Showing posts from August, 2011

In which I'm back from Elbe Hills, and horses mis-use the furniture

This is going to be a busy week:  making sure the kids are all ready to start school, coping with all the laundry that I brought back from the ride at Elbe Hills Challenge, and, of course, dealing with the Zucchini Problems that grew while I was gone for a week:To keep y'all entertained while I tunnel out from under my Domestic Responsibilities, here are a few videos that Sky and I took while teaching our horses an absolutely useless skill:

I'll be back tomorrow or so, with more adventures to relate.  Until then, I must emphasize that Sky and I are Trained Nutjobs, and we do not recommend that you teach your horse to climb on furniture!

In which I update stuff and then immediately leave for a week

Thanks, everyone, for your kind comments and questions about Pickles Marie Tinydog.  She continues to gain a little weight (ounces, not pounds) and is beginning to look less bald now.  Her battle with kennel cough continues, and she still snorfs a lot; she has almost finished a course of antibiotics and is improving.  The Floofs have shown no sign of illness; despite sharing the waterbowl with an obviously snuffy dog for more than two weeks, they are both bouncy and healthy.
 Meanwhile, back at the Farm, Jim has been adding conduit to the barn so that we can have some electricity there during the winter.  It will be decidedly "ghetto" at first--not the barn wiring itself, but rather the very long, heavy-duty extension cord we will run from the house to the barn until we can afford to bring electricity to the site properly.  Proper electricity probably won't happen before winter, but our daylight is already beginning to fade day-by-day, so lights and power to a water tank …

In which "World War Z" is NOT an apocolypse led by the zombies

It occurs to me that not everyone knows and appreciates the significance of zucchini. Here's stuff to know about zucchini: 
The Swamplandish climate is ideal for the growing of zucchiniEach zucchini seed packet contains about 15 seeds15 zucchini plants, planted in our ideal Swamplandish climate, will produce in an average season enough squash to feed the entired United States Armed Forces.  For about 4 years.Here's another thing about zucchini:  everybody plants it.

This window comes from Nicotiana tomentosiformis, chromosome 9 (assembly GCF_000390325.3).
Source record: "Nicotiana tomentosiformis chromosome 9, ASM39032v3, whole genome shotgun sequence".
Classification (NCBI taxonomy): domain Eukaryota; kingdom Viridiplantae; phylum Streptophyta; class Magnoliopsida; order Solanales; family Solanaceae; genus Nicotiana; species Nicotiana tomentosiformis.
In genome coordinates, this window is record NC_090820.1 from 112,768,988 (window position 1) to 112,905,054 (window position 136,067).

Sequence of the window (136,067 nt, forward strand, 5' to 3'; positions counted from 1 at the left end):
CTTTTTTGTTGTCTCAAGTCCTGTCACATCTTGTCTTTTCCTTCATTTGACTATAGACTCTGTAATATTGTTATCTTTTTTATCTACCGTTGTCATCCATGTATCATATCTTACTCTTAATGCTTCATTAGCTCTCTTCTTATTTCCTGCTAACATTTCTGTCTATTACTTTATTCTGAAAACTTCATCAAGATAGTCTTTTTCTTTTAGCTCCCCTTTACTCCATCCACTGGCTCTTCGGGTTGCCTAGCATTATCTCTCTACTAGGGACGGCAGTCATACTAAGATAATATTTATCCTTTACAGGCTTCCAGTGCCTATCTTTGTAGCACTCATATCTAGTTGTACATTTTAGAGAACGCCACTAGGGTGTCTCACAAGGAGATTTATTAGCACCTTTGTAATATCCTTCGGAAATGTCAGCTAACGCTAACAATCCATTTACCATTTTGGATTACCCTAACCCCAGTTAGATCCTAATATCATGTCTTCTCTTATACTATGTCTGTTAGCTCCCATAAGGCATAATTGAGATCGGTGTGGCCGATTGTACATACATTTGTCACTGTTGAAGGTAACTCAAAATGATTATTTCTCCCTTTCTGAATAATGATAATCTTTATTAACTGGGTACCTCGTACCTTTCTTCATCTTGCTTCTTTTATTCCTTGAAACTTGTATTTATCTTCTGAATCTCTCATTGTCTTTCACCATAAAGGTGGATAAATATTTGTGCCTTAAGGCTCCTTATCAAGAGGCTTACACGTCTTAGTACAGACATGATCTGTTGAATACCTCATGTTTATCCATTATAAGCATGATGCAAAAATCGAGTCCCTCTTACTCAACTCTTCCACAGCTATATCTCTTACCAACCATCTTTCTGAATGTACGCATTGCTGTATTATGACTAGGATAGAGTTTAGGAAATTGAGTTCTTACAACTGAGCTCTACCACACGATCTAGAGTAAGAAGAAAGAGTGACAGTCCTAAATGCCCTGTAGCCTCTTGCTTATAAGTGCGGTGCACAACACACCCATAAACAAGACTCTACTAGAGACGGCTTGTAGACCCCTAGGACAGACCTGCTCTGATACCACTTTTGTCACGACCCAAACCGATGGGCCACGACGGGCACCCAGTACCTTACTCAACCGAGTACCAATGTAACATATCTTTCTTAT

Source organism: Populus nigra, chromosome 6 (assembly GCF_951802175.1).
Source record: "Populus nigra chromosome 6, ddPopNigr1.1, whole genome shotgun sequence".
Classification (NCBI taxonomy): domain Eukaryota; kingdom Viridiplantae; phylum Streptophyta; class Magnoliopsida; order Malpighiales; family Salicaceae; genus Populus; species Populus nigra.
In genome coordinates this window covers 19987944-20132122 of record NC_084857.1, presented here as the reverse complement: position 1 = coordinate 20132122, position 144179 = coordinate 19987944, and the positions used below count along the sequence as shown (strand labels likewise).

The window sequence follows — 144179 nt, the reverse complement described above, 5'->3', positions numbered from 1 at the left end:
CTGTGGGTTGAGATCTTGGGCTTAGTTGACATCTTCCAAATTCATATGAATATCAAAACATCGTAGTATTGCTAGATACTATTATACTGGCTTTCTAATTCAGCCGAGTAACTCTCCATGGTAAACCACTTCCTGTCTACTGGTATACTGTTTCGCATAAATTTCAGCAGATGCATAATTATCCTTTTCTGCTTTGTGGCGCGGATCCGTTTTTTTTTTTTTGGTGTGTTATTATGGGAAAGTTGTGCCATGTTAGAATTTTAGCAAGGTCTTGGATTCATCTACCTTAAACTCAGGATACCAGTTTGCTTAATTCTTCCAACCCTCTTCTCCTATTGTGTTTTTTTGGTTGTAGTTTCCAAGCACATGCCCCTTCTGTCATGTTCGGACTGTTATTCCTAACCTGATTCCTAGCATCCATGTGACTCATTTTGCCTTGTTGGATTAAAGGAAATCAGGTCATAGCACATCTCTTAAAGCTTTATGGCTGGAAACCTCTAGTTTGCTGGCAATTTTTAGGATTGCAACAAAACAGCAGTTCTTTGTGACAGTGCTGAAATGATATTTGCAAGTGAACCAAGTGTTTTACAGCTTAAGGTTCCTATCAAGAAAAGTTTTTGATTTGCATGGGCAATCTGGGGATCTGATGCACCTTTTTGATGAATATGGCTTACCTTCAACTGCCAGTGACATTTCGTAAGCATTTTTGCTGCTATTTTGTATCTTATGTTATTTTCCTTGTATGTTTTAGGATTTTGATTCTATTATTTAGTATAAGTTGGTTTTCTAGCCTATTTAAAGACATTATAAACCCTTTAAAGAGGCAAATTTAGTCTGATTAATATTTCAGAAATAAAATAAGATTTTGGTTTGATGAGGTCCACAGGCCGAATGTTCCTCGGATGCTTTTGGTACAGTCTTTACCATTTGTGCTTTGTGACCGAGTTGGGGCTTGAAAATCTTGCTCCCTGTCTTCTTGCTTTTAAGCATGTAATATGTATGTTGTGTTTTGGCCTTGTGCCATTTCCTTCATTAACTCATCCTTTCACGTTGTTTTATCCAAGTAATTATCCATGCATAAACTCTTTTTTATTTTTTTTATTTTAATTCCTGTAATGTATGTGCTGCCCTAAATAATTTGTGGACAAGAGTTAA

In fact, almost everybody plants all 15 seeds.  Which means that, every August, each and every household in the entire Swampland produces enough zucchini to feed the entire US Armed Forces (at home and abroad). 

The mathematicians among us have already figured out the problem:
Too many zukes.
What can be done with all this squash?

A normal family cannot possibly eat them all when they come ripe.  There is a limit to the amount of freezer room that anybody wants to designate for "shredded squash."  And al…

In which I muse about riding partners, and how to find a good one

I am lucky right now:  I have some of the best riding partners in the world. Somebody asked me recently:  "What makes a riding partner a good riding partner?"

I haven't always had good riding partners (and I'll only post photos of the good ones here).  My buddy Megan says that relationships are like waffles--everybody always burns the first 2 or 3.  She was talking about love/marriage relationships at the time, but I think the "waffle theory" applies to riding partner relationships also.

Let me tell you what I've learned about finding a good riding partner:
A good riding partner is happy to see you.  Even in the rain, even when s/he has had a crummy day so far, even when YOU have had a crummy day.  A good riding partner knows that a good ride will make everything better.

A good riding partner knows when to take a break for a few minutes
Berry picking (above) is a good reason to stop.  So are "sightings of Elvis" (below)...
 ...which occur when …

In which Pickles Marie and I kill some time by walking around town

Pickles is doing pretty well after a little more than a week at Haiku Farm.  
When she arrived at the shelter, she was covered in fleas, full of worms, lacking a bunch of hair, and desperately in need of an ovariectomy (spay).  PAWS took care of all that stuff, and then gave her to us at about half the cost of all those treatments.  Wow.
However, while recovering all of her former owners' neglect, and in the stressful environment of the shelter, Pickles picked up a crummy case of bordetella (kennel cough) and has been horking and snorfing for several days now.  While not a serious disease, kennel cough is highly contagious...and since she didn't show symptoms at first, we didn't isolate the floofy dogs when Pickles entered the house.   We expect to have a house full of phlegm very soon, sigh.
Still, life goes on.  Today, the truck needed brakes, and the trailer needed tires rotated.  Down I went to one of my favorite vendors:  Les Schwab Tires.  I know it's unusual for a …